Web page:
Volkswagen's so-called 'dieselgate' affair may have dented the image of diesel as a fuel for passenger cars in the US, but the 'Diesel Technology Forum' believes the outlook remains positive for the fuel there in spite of recent setbacks.

While diesel passenger vehicles sales have decreased in recent months, there are some positive signs that indicate diesel sales will recover and expand in the coming years, according to Allen Schaeffer, the Executive Director of the Diesel Technology Forum.

Schaeffer made his comments during a speech to automotive writers at the International Motor Press Association (IMPA) this week in New York City.  Auto analyst Alan Baum of Baum and Associates also addressed IMPA by audio from Detroit.

Schaeffer said that new federal fuel efficiency standards requiring higher vehicle mileage will be a significant boost for clean diesel vehicles, which have about 30 percent better fuel efficiency than gasoline vehicles.  Schaeffer also noted that new diesel technology has helped diesel pickup trucks break the 30 mpg highway mark that will be key to reaching the new federal efficiency standards.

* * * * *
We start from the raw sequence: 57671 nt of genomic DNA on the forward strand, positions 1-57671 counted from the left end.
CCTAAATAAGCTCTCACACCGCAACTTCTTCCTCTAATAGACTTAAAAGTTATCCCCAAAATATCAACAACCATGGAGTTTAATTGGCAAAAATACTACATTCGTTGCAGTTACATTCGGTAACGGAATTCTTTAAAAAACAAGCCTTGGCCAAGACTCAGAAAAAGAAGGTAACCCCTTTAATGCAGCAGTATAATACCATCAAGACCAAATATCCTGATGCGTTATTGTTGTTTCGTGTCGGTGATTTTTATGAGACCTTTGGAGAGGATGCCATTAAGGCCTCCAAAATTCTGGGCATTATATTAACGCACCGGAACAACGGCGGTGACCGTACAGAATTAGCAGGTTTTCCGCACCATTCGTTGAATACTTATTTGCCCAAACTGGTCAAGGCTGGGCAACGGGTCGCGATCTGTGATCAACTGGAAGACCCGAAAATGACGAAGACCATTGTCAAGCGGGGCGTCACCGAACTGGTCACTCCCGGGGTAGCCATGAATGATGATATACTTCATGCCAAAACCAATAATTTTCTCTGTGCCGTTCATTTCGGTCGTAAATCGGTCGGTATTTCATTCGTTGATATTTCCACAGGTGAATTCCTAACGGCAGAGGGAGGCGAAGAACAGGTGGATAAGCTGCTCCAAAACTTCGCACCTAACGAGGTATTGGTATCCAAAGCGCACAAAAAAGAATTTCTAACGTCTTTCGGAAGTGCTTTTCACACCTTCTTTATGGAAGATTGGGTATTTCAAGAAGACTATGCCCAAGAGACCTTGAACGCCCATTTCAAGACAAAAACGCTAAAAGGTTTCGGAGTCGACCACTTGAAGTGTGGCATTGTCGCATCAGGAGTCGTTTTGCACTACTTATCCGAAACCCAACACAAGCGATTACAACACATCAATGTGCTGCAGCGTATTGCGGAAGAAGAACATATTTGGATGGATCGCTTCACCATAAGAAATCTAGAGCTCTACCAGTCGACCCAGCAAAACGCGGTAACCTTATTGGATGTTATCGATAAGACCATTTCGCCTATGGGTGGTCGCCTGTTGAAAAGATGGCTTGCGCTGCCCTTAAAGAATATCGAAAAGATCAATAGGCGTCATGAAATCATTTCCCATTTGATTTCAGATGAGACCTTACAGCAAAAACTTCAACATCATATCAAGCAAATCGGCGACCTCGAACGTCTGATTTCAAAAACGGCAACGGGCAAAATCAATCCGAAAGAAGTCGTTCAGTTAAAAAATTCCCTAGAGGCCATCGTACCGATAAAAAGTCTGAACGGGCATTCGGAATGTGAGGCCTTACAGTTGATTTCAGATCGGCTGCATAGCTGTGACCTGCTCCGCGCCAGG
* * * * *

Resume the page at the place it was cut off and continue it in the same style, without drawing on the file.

"Diesel is an important strategy for meeting future efficiency and fuel economy requirements for most major automotive manufacturers," Schaeffer said.

He also noted that an overwhelming majority of US and international automakers have expressed support for diesel vehicles in the worldwide markets.  In the next year, Schaeffer said, there could be up to 24 new diesel vehicles introduced in the US including five new diesel cars, 12 SUVs and seven pickup trucks.

One specific highlight is the speculation of a diesel version of the Ford F-150, the best-selling vehicle in the US.  Schaeffer said such a commitment from Ford for its top-selling vehicle was a strong indication of the commitment to diesels by automakers.